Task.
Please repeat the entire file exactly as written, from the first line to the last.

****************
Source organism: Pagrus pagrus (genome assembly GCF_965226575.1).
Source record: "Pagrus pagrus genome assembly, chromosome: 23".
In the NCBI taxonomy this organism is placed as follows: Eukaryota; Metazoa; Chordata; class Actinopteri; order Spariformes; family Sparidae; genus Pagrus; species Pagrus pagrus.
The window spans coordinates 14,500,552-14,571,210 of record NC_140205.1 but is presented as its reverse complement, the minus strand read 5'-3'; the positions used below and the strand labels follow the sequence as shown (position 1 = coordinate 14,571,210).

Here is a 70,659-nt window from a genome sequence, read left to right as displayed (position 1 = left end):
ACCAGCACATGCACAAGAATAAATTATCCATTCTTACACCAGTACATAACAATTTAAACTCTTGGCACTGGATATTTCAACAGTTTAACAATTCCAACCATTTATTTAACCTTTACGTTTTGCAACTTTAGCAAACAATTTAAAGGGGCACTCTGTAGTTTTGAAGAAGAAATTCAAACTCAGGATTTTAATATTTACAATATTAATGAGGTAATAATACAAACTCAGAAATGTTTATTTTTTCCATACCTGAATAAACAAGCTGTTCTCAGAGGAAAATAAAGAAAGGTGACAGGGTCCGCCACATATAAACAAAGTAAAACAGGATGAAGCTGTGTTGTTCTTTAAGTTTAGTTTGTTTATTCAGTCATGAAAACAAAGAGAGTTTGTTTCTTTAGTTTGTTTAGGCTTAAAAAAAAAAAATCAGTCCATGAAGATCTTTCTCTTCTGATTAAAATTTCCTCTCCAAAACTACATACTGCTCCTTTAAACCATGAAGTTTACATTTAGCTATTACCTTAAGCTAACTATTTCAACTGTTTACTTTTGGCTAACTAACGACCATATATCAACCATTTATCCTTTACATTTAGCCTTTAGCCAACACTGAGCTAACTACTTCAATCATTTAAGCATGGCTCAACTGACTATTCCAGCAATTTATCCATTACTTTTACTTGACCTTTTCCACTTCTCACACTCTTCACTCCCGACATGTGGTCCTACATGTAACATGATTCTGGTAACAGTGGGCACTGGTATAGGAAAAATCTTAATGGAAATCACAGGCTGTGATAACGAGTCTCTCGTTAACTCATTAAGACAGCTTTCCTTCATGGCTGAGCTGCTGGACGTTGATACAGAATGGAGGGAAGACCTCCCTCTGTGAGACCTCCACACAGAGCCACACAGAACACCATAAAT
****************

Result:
Source organism: Pagrus pagrus (genome assembly GCF_965226575.1).
Source record: "Pagrus pagrus genome assembly, chromosome: 23".
In the NCBI taxonomy this organism is placed as follows: Eukaryota; Metazoa; Chordata; class Actinopteri; order Spariformes; family Sparidae; genus Pagrus; species Pagrus pagrus.
The window spans coordinates 14,500,552-14,571,210 of record NC_140205.1 but is presented as its reverse complement, the minus strand read 5'-3'; the positions used below and the strand labels follow the sequence as shown (position 1 = coordinate 14,571,210).

Here is a 70,659-nt window from a genome sequence, read left to right as displayed (position 1 = left end):
ACCAGCACATGCACAAGAATAAATTATCCATTCTTACACCAGTACATAACAATTTAAACTCTTGGCACTGGATATTTCAACAGTTTAACAATTCCAACCATTTATTTAACCTTTACGTTTTGCAACTTTAGCAAACAATTTAAAGGGGCACTCTGTAGTTTTGAAGAAGAAATTCAAACTCAGGATTTTAATATTTACAATATTAATGAGGTAATAATACAAACTCAGAAATGTTTATTTTTTCCATACCTGAATAAACAAGCTGTTCTCAGAGGAAAATAAAGAAAGGTGACAGGGTCCGCCACATATAAACAAAGTAAAACAGGATGAAGCTGTGTTGTTCTTTAAGTTTAGTTTGTTTATTCAGTCATGAAAACAAAGAGAGTTTGTTTCTTTAGTTTGTTTAGGCTTAAAAAAAAAAAATCAGTCCATGAAGATCTTTCTCTTCTGATTAAAATTTCCTCTCCAAAACTACATACTGCTCCTTTAAACCATGAAGTTTACATTTAGCTATTACCTTAAGCTAACTATTTCAACTGTTTACTTTTGGCTAACTAACGACCATATATCAACCATTTATCCTTTACATTTAGCCTTTAGCCAACACTGAGCTAACTACTTCAATCATTTAAGCATGGCTCAACTGACTATTCCAGCAATTTATCCATTACTTTTACTTGACCTTTTCCACTTCTCACACTCTTCACTCCCGACATGTGGTCCTACATGTAACATGATTCTGGTAACAGTGGGCACTGGTATAGGAAAAATCTTAATGGAAATCACAGGCTGTGATAACGAGTCTCTCGTTAACTCATTAAGACAGCTTTCCTTCATGGCTGAGCTGCTGGACGTTGATACAGAATGGAGGGAAGACCTCCCTCTGTGAGACCTCCACACAGAGCCACACAGAACACCATAAAT